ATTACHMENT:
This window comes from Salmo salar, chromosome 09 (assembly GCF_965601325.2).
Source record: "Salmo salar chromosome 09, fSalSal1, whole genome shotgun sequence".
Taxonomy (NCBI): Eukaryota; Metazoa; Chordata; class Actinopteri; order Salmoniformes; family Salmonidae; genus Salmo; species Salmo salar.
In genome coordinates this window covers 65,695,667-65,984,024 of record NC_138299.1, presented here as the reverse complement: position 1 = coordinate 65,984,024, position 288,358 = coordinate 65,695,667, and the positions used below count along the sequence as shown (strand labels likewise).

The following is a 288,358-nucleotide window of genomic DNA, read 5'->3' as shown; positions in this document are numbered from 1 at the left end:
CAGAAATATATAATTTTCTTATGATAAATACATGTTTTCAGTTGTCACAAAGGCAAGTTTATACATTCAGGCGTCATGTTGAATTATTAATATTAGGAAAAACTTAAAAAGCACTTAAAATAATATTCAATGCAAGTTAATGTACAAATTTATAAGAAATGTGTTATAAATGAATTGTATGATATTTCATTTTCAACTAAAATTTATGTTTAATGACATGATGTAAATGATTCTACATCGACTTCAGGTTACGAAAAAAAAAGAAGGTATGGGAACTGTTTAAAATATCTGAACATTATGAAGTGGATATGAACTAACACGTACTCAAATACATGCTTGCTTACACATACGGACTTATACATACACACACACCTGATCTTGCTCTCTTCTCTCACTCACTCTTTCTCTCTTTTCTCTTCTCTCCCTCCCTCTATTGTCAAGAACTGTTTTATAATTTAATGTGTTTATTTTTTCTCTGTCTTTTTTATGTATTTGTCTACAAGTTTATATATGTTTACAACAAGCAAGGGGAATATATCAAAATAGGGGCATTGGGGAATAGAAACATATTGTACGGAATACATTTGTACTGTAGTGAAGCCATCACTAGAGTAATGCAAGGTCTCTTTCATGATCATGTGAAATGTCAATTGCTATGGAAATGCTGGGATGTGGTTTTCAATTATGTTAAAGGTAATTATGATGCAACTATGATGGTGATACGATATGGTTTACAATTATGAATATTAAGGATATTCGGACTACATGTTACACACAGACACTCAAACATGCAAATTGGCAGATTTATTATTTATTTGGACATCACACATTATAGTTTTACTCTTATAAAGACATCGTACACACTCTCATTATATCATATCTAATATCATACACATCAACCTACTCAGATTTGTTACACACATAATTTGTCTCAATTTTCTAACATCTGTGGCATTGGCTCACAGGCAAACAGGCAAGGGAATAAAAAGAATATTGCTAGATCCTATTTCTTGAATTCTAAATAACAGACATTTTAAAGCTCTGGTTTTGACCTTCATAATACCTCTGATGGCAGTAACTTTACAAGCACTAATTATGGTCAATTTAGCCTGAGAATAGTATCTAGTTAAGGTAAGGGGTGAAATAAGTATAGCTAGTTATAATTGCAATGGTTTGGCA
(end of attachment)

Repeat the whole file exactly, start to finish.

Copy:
This window comes from Salmo salar, chromosome 09 (assembly GCF_965601325.2).
Source record: "Salmo salar chromosome 09, fSalSal1, whole genome shotgun sequence".
Taxonomy (NCBI): Eukaryota; Metazoa; Chordata; class Actinopteri; order Salmoniformes; family Salmonidae; genus Salmo; species Salmo salar.
In genome coordinates this window covers 65,695,667-65,984,024 of record NC_138299.1, presented here as the reverse complement: position 1 = coordinate 65,984,024, position 288,358 = coordinate 65,695,667, and the positions used below count along the sequence as shown (strand labels likewise).

The following is a 288,358-nucleotide window of genomic DNA, read 5'->3' as shown; positions in this document are numbered from 1 at the left end:
CAGAAATATATAATTTTCTTATGATAAATACATGTTTTCAGTTGTCACAAAGGCAAGTTTATACATTCAGGCGTCATGTTGAATTATTAATATTAGGAAAAACTTAAAAAGCACTTAAAATAATATTCAATGCAAGTTAATGTACAAATTTATAAGAAATGTGTTATAAATGAATTGTATGATATTTCATTTTCAACTAAAATTTATGTTTAATGACATGATGTAAATGATTCTACATCGACTTCAGGTTACGAAAAAAAAAGAAGGTATGGGAACTGTTTAAAATATCTGAACATTATGAAGTGGATATGAACTAACACGTACTCAAATACATGCTTGCTTACACATACGGACTTATACATACACACACACCTGATCTTGCTCTCTTCTCTCACTCACTCTTTCTCTCTTTTCTCTTCTCTCCCTCCCTCTATTGTCAAGAACTGTTTTATAATTTAATGTGTTTATTTTTTCTCTGTCTTTTTTATGTATTTGTCTACAAGTTTATATATGTTTACAACAAGCAAGGGGAATATATCAAAATAGGGGCATTGGGGAATAGAAACATATTGTACGGAATACATTTGTACTGTAGTGAAGCCATCACTAGAGTAATGCAAGGTCTCTTTCATGATCATGTGAAATGTCAATTGCTATGGAAATGCTGGGATGTGGTTTTCAATTATGTTAAAGGTAATTATGATGCAACTATGATGGTGATACGATATGGTTTACAATTATGAATATTAAGGATATTCGGACTACATGTTACACACAGACACTCAAACATGCAAATTGGCAGATTTATTATTTATTTGGACATCACACATTATAGTTTTACTCTTATAAAGACATCGTACACACTCTCATTATATCATATCTAATATCATACACATCAACCTACTCAGATTTGTTACACACATAATTTGTCTCAATTTTCTAACATCTGTGGCATTGGCTCACAGGCAAACAGGCAAGGGAATAAAAAGAATATTGCTAGATCCTATTTCTTGAATTCTAAATAACAGACATTTTAAAGCTCTGGTTTTGACCTTCATAATACCTCTGATGGCAGTAACTTTACAAGCACTAATTATGGTCAATTTAGCCTGAGAATAGTATCTAGTTAAGGTAAGGGGTGAAATAAGTATAGCTAGTTATAATTGCAATGGTTTGGCA